• It was very considered. You are clearly deluded regarding your own brains and I dont waste effort on the delusional/hostile/ignorant – so no. Many academics slated it as “absurd” already – use google.

    • As I remember it, the Wilson government had three possible major projects: Concorde, Maplin airport -at the seaward end of the Thames Estuary- and the Channel Tunnel.

      Since then Concorde has been grounded, though leaving a legacy of Anglo French Aerospace collaboration, the” Boris Island” plan remains an uncertain possibility while the Channel Tunnel was completed to a modified design and, with the HS link completed, rather belatedly, connected with the Capital and the existing rail network.

      With regard to Elaine’s comment, below, I don’t think any national leader has guaranteed happiness since ‘bread and circuses”were laid on to keep the Roman population from rebelling.

      Without getting inside Mr. Cameron’s head, how can you possibly know how he does or doesn’t care- this railway is after all, just one item in the Government’s programme- and why should he pay attention anyway when he is insulted and all those supporting the project are accused of being dishonest and/ or corrupt!

      • Now that is conflation. Concorde ‘as sold’ was a failure.
        Any benefit to aerospace was secondary when it could have been the primary intent as I argued.

        The other projects were other projects and did not relate to the concept of this argument.

  5. kingsnewclothes I agree, the way Cameron states HS2 will be built shows that he neither cares the devastation building it will cause or.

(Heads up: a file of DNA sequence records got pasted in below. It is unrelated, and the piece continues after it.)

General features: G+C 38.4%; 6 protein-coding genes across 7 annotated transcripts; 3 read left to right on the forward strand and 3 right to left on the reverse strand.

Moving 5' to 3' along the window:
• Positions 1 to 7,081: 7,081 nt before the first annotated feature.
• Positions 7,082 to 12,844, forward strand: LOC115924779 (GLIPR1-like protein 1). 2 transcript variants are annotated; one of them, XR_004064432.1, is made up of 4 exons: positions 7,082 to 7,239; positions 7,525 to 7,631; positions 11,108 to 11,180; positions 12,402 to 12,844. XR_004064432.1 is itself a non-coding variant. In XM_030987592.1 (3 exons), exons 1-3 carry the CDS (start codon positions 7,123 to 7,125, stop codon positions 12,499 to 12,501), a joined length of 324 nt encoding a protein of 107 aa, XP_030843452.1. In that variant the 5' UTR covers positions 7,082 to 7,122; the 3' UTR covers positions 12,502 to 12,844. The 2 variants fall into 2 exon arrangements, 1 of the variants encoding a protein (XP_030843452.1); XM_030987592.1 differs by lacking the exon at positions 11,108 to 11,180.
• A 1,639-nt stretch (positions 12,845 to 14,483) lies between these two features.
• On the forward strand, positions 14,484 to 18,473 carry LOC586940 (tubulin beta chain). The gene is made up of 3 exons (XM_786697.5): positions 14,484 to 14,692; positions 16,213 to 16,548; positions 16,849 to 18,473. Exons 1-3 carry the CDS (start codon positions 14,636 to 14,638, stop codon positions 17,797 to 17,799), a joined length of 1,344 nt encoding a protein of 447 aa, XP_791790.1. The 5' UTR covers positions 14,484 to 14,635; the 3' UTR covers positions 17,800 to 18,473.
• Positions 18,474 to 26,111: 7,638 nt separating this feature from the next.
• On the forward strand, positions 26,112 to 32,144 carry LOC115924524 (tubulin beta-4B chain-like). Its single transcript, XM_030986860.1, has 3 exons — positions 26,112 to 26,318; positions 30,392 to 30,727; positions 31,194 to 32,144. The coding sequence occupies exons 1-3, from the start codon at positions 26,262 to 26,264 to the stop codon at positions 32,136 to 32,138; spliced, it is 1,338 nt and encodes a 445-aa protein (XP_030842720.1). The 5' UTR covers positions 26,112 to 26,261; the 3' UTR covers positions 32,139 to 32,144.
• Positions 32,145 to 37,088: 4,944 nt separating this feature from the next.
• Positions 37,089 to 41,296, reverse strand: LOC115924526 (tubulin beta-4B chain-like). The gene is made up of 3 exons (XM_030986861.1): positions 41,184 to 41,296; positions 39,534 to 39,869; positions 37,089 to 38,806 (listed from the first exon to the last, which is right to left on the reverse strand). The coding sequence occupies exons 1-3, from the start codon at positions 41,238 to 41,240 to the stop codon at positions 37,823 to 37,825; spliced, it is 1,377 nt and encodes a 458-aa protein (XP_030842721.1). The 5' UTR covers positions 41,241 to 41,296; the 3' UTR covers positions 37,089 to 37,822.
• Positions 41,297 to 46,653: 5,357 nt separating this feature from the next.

the fact that it is upsetting thousands of people.,When he vowed he wanted to make us all happy.We are not, and never have all been Nimbys.
    He has appeared to treat those who pay him with contempt.I have been at meetings from the start full of people just wanting to know why this construction is the best idea for the country especially when many important things are being cut.We have seen nothing to reassure us infact everything to the contrary.I have always weighed things up at elections but always ended up voting tory.HS2 was not made clear that it would be on the agenda as have other things.How can we know what we are voting for.Whilst one or two M.P.s seem to be doing a good job for their constituents their seem to be many others that are out to make as much as they can from the ordinary hardworking taxpayer.I probably wont vote at the next election as i dont like the choices offered.

    • Have a listen to David Cameron here:

      He states: “I don’t think it is good, I don’t think it is right for people if we, and our country, if we give up on paying down our debts and just pass that down to our children. I don’t see anything good or even moral in, in that approach.”

      So is it good and moral to pass on the debts of constructing, running and maintaining HS2, when the high-speed rail takes 60 years plus to pay for, using a major portion of the annual transport infrastruction budget, and is highly likely to cost more than the finance it generates?